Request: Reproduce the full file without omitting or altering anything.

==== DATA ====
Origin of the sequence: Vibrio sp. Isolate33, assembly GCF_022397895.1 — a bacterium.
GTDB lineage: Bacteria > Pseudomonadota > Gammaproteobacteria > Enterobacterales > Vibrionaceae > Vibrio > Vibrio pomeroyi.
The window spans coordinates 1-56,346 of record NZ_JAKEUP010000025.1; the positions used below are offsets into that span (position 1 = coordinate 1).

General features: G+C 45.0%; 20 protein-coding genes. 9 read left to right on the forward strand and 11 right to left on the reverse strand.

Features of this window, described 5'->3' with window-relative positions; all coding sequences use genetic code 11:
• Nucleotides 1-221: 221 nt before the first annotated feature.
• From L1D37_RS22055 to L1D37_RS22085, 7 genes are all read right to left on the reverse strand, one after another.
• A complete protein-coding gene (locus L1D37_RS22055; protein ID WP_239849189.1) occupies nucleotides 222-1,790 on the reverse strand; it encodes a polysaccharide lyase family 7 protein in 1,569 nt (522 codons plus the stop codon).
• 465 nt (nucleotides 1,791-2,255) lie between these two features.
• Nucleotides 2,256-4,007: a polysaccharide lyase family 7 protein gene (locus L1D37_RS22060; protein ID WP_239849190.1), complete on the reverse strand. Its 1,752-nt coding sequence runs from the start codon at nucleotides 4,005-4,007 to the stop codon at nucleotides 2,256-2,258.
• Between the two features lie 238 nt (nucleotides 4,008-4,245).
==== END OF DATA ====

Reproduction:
Origin of the sequence: Vibrio sp. Isolate33, assembly GCF_022397895.1 — a bacterium.
GTDB lineage: Bacteria > Pseudomonadota > Gammaproteobacteria > Enterobacterales > Vibrionaceae > Vibrio > Vibrio pomeroyi.
The window spans coordinates 1-56,346 of record NZ_JAKEUP010000025.1; the positions used below are offsets into that span (position 1 = coordinate 1).

General features: G+C 45.0%; 20 protein-coding genes. 9 read left to right on the forward strand and 11 right to left on the reverse strand.

Features of this window, described 5'->3' with window-relative positions; all coding sequences use genetic code 11:
• Nucleotides 1-221: 221 nt before the first annotated feature.
• From L1D37_RS22055 to L1D37_RS22085, 7 genes are all read right to left on the reverse strand, one after another.
• A complete protein-coding gene (locus L1D37_RS22055; protein ID WP_239849189.1) occupies nucleotides 222-1,790 on the reverse strand; it encodes a polysaccharide lyase family 7 protein in 1,569 nt (522 codons plus the stop codon).
• 465 nt (nucleotides 1,791-2,255) lie between these two features.
• Nucleotides 2,256-4,007: a polysaccharide lyase family 7 protein gene (locus L1D37_RS22060; protein ID WP_239849190.1), complete on the reverse strand. Its 1,752-nt coding sequence runs from the start codon at nucleotides 4,005-4,007 to the stop codon at nucleotides 2,256-2,258.
• Between the two features lie 238 nt (nucleotides 4,008-4,245).